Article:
Saturday, January 19, 2013

Movie Review: Django Unchained (2012)

Django Unchained marks a growth in Quentin Tarantino's directing strategy. The movie's pacing is languid, for one; and two, music helps moves the story along, by functioning almost like a voice-over. In terms of the former, Tarantino devotes numerous shots to cantering riders and walking people. I think that choice of cinematography emphasizes the languorous rhythm of the South. As for the latter, sometimes the musical cues become heavy-handed, but all the songs are excellent, and they each have something to say about what's happening onscreen. The writing, as always, is riddled with sharp humor and bombastic explosions.

The movie centers on Django (Jamie Foxx), freed from slavery by the meticulous and unflappable Dr. King Schulz (Christoph Waltz), a German bounty hunter. Dr. King initially takes Django with him to help identify three criminal brothers. Then Dr. King decides to accompany Django after the former slave reveals that he wants to find his wife, Broomhilda (Kerry Washington), who was sold separately from him as punishment for their escape attempt. The two eventually find her in the plantation called Candieland, and pose as buyers to engage Candieland's owner, Monsieur Candie (Leonardo DiCaprio). But Msr. Candie's head house slave Stephen (Samuel L. Jackson) has his suspicions...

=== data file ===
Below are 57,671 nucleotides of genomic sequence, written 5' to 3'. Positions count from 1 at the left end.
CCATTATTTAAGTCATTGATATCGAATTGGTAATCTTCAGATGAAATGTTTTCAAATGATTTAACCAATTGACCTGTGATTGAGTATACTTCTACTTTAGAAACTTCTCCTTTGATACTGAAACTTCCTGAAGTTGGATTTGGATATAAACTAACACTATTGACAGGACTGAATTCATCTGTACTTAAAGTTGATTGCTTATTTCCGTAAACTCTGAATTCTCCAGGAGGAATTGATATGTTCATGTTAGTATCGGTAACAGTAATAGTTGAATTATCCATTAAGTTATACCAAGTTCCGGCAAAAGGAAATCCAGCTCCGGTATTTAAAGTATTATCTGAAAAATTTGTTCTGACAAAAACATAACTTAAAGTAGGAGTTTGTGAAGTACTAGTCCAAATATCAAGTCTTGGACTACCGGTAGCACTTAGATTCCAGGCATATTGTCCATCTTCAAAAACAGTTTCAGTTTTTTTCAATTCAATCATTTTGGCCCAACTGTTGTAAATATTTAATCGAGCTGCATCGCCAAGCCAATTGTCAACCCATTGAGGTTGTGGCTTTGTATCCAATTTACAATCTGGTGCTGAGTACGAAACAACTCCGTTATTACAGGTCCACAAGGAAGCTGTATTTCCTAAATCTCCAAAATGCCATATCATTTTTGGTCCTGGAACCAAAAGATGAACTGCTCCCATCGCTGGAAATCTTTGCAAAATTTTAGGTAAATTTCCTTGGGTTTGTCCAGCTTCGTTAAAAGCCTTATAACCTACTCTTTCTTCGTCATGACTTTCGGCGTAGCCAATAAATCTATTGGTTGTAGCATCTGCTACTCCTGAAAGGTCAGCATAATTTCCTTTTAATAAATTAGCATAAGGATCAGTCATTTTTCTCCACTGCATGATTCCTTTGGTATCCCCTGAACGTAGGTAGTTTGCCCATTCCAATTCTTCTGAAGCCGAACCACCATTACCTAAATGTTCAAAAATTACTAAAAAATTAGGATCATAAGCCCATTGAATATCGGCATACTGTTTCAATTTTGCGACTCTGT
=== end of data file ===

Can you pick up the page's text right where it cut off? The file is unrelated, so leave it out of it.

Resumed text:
The institution of slavery threatens to overwhelm the individual characters, and it's a credit to the director and his actors that they manage to overcome that challenge. The slave trackers and plantation owners are nearly cartoons, but then so is Django himself, dressed ridiculously in the scene where he takes his first step toward revenge for all the beatings he took. DiCaprio, as expected, goes to town with the scenery. At one point, he actually cuts his hand -- for real -- during a scene, and he never breaks character or misses a beat. He even incorporates his blood into his performance for that take. Waltz is his usual amazing self, blending extreme competence with an almost absurd good cheer. And as the titular character, Foxx carries the film with his prideful eyes and barely suppressed rage.

Of course, the director being who he is, gallons of blood fly through the air as defiant songs play in the background. Unspeakable violence occurs onscreen. Characters utter lines that would get them kicked out of polite social situations. At our screening, the audience lapped it up. We cheered, we laughed, we hooted, and we clapped. Tarantino knows how to craft a crowd pleaser, that's for sure. This is a fantastic pulp movie, as we all knew it would be. That's why we went. We wanted to see what slavery looks like when the tables are turned. We wanted to listen to sick beats when revenge becomes a man. Most of all, we wanted to see the triumphant grin of a winner whose victory has been so long, painful, and bloody in coming. And boy, does Jamie Foxx deliver the biggest shit-eating grin of all time. I want to caption that screenshot so bad, but I can't find it yet. So I leave you with this gif:

THE D IS SILENT. Because D stand for "delicate," and if that's what you're expecting, you've come to the wrong movie. Otherwise, come on in, kick back, and enjoy the ride. Then get the soundtrack.